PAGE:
7. Orderly Process
Project management ensures that tasks are done by the right people at the right time. It ensures that the process is followed throughout the project lifecycle. With project management, the team will know who is doing what, when, and how. They will be able to clarify their roles, streamline processes, anticipate possible risks to ensure checks and balances and make sure that the project is continuously aligned with the overall strategy. Without project management, your project is at risk of failing and may lose the trust of your business partners.
8. Continuous Oversight
Project management helps track the progress of your projects and report it properly. Status reporting may seem boring and unnecessary but doing so will add some oversight to your project. Project reporting makes it easy to check if your project is deviating from the original plan. The easier you detect deviations, the easier it is to correct.
9. Subject Matter Expertise
Project management helps ensure that everyone understands what they should be doing. Project managers have built technical skills and have become subject matter experts over the years. Project managers know about the work their teams execute, the platforms and systems, possibilities and limitations, and the possible issues that typically occur. This means they can have intelligent and informed conversations with clients, teams, stakeholders, and suppliers.
10. Learning from Success and Failure
With project management, you can learn from your successes and failures in the past. If you have bad habits in delivering projects, managing it properly will help break those habits. Project management will help you identify what went well, what didn’t, and what can be done differently next time. Project management will help keep you from making the same mistakes over and over again.
Avoiding Common Project Management Mistakes
Few projects can be completed smoothly because many issues can arise throughout the project process, from concept to approval. Calm and effective problem solving is a key aspect of the project manager’s role, and some of the problems you’ll face as a project manager can be solved relatively easily and instantly. However, other projects will have a greater impact on the success of the project.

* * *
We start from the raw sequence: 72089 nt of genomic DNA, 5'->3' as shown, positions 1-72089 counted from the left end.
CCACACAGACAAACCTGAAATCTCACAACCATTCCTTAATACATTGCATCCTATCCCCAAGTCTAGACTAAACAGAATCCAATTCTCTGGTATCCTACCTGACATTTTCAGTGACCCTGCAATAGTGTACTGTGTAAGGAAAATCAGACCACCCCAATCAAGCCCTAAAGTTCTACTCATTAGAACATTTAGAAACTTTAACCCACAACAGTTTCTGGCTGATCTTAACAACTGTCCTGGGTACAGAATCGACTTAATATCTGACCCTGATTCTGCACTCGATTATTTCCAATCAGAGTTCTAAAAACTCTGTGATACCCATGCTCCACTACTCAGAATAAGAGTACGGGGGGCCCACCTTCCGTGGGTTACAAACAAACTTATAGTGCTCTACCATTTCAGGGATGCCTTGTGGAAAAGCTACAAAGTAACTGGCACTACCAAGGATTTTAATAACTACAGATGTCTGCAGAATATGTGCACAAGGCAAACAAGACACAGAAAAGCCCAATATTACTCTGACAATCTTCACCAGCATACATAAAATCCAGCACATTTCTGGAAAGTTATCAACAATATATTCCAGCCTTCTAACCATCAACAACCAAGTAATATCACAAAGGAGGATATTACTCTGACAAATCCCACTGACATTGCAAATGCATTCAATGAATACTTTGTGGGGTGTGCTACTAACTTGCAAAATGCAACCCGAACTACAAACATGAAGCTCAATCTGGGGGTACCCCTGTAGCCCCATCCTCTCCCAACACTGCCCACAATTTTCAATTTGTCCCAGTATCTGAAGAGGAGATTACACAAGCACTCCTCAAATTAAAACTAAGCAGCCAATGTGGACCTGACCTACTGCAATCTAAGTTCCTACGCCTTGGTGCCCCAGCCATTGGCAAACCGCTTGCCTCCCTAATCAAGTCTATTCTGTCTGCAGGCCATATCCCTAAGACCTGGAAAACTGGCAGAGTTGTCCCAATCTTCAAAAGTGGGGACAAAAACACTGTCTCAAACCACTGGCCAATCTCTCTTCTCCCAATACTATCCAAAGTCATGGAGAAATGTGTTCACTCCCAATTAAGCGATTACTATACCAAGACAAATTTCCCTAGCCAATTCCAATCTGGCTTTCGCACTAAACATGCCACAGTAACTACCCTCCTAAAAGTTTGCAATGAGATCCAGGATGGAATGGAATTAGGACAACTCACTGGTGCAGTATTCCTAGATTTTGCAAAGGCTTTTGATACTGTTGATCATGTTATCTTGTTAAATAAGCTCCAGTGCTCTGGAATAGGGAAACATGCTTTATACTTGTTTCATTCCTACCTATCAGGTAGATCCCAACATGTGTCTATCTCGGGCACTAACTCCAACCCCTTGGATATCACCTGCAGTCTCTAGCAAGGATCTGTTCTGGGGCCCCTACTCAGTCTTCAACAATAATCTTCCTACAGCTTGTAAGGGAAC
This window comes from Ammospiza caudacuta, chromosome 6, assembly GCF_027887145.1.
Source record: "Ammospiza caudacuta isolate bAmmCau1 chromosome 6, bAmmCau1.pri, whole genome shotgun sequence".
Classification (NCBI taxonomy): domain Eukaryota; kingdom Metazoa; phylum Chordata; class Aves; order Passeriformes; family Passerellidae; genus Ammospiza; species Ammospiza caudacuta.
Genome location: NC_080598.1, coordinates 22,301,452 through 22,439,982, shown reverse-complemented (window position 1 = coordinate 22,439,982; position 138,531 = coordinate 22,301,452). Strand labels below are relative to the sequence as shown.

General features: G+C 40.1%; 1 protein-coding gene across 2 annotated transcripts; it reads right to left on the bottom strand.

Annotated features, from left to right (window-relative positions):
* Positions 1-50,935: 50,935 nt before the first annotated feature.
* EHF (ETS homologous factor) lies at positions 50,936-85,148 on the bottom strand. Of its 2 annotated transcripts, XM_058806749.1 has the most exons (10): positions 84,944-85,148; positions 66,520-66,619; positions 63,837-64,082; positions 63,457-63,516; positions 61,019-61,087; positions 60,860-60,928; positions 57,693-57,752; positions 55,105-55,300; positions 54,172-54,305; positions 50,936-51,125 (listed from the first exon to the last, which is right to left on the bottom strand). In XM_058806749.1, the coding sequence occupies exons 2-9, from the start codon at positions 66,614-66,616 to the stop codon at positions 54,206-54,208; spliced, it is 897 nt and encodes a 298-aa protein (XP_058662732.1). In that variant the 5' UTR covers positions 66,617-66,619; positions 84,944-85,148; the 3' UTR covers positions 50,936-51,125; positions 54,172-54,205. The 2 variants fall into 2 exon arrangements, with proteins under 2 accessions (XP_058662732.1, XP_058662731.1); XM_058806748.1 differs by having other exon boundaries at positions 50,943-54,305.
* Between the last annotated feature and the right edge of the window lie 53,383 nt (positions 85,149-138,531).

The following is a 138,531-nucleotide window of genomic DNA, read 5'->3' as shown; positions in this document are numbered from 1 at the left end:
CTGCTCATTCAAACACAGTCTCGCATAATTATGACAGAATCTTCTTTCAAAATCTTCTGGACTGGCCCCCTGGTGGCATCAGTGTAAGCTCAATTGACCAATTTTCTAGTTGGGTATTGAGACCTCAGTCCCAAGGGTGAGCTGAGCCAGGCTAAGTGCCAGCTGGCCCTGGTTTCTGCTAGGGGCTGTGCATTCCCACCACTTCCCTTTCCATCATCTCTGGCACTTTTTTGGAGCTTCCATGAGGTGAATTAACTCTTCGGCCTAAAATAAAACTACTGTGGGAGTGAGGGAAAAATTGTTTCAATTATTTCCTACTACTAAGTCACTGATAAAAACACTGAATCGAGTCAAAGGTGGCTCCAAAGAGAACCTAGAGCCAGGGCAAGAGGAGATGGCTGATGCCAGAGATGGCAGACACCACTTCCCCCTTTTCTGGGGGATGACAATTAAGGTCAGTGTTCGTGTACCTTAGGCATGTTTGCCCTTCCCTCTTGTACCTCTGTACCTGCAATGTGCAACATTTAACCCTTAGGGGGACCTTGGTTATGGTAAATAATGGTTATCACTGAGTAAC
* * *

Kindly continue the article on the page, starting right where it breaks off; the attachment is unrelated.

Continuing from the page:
Basically, project management is about reducing risk and ensuring predictability. Regardless of the project management strategy you use, the first challenge is making sure that the project is progressing as planned.
One way to accomplish this is to avoid common project management mistakes. These mistakes can extend to even the most basic projects and affect their success.
Here we will focus on five of these project management mistakes and the steps you can take.
1. There is no clear objective of the project
You will be surprised to find that many projects do not have clear objectives. Stakeholders can think about desired results, but cannot define the specific objectives or KPIs they want to achieve to measure them.
This is a common project management mistake that can derail even the most carefully planned projects. In fact, according to PMI’s Pulse of the Profession 2017, “lack of vision or goals” is the fourth reason for project failure.
When stakeholders do not agree on the direction or criteria for the success of a project, goal setting is often unsuccessful. Changes in requirements or unplanned risks can also lead to unclear project objectives.
There are several ways to set clear goals for your project:
- · Make sure all goals are SMART, which means they must be clear, measurable, achievable, relevant, and timely.
- · Reach consensus among stakeholders on the direction of the project.
- · Use history to evaluate and recalibrate targets. If you have managed similar projects in the past, use your experience to check whether or not your current goals are achievable.
- · Involve team members in goal setting. Research shows that setting goals together can help your team be more engaged and satisfied.
2. Pay no attention to personality in the team selection process
Each member of the project team has two roles
- · Functional role based on your skills
- · Psychological roles based on your personality
The best teams not only have the right mix of skills, but also the right mix of personalities. After all, if your team members don’t get along with each other, you can’t expect them to collaborate well, regardless of their abilities.
3. Do not provide the required data
This project management error is often the result of poor reporting. Managers sometimes consider project reporting to be a routine task and do not include all the necessary information. The result is ignorant stakeholders and deferred projects.
- · A valid project status report must include the following:
- · A list of current, upcoming, and recently completed milestones, as well as their current and anticipated completion dates.
- · List of unresolved issues and risks, as well as a short history of changes.
- · A number of high priority issues that require the attention of stakeholders and the steps to address them.
4. Log in irregularly with the project team
In 2015, Deloitte conducted a corporate study to evaluate the existing performance management system. The research results are astonishing. More than half (58%) of managers said the existing system was “insufficient” to measure employee engagement and productivity.